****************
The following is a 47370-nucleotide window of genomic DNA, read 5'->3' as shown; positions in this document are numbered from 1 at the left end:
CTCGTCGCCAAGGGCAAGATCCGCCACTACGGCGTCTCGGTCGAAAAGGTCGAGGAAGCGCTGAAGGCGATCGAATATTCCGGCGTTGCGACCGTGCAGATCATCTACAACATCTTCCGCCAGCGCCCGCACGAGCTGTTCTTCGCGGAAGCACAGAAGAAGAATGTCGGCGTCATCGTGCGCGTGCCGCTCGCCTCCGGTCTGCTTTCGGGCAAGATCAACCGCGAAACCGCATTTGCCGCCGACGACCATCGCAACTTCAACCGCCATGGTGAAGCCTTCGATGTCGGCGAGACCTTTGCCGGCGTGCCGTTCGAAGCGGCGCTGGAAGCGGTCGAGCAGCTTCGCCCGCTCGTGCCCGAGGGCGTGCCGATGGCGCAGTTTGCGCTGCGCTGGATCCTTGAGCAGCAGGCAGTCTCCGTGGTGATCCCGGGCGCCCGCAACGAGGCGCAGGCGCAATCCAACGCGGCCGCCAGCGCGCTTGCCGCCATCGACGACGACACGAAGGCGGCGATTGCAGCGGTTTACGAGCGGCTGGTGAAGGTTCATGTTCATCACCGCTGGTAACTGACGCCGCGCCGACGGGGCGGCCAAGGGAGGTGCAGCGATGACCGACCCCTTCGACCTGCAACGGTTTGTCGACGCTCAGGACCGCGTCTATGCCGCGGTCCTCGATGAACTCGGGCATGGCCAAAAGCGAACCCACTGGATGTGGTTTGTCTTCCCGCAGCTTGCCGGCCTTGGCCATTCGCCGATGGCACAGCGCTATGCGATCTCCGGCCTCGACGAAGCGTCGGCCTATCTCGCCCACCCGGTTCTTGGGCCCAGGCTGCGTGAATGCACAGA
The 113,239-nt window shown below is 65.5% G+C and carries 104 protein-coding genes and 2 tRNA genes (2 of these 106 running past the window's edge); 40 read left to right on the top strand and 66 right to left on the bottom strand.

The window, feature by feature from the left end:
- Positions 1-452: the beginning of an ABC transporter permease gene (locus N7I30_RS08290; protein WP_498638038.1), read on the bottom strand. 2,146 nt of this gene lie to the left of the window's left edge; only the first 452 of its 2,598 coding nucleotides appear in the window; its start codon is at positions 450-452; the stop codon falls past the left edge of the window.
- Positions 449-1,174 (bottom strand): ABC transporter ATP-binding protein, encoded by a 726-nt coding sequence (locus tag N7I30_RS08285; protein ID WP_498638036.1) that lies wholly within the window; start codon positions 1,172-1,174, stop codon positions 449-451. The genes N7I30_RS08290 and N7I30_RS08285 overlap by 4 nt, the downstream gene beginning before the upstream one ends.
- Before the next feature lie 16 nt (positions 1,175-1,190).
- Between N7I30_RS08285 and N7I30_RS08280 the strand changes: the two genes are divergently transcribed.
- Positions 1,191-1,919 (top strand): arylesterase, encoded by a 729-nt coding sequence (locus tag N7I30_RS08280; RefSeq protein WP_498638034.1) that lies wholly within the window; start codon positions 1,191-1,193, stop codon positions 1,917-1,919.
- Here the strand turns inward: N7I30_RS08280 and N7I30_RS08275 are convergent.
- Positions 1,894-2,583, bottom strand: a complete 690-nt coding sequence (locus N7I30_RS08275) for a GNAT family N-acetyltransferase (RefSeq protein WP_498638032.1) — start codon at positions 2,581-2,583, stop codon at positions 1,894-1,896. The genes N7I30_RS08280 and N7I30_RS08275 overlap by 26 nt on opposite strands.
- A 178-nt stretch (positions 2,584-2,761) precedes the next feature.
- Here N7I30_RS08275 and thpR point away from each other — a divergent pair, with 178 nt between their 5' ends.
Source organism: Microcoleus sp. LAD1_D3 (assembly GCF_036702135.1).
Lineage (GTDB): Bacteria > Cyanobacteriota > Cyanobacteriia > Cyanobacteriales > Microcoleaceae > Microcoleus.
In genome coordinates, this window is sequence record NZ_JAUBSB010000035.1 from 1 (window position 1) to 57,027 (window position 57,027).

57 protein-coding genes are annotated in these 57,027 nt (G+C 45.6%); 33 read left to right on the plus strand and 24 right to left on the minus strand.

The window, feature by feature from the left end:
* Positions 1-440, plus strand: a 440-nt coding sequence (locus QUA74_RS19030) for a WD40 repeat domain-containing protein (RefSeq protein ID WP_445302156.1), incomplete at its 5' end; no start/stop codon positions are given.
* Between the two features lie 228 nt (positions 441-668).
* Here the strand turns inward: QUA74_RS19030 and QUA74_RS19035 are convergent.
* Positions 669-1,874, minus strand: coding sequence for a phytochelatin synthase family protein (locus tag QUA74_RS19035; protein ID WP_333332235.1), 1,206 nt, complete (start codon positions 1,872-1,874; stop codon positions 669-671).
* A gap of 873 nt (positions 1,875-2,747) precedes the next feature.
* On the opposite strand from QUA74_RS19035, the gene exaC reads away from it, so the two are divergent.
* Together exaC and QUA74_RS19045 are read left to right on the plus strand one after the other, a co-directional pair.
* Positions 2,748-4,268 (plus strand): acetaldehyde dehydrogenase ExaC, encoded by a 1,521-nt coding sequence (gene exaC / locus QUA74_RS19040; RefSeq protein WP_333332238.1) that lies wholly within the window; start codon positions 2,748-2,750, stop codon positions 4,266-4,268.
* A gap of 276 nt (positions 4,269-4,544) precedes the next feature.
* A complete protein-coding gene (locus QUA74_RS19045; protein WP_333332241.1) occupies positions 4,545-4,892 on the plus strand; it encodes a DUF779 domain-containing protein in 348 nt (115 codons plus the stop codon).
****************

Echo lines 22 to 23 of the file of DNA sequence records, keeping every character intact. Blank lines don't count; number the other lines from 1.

* Positions 669-1,874, minus strand: coding sequence for a phytochelatin synthase family protein (locus tag QUA74_RS19035; protein ID WP_333332235.1), 1,206 nt, complete (start codon positions 1,872-1,874; stop codon positions 669-671).
* A gap of 873 nt (positions 1,875-2,747) precedes the next feature.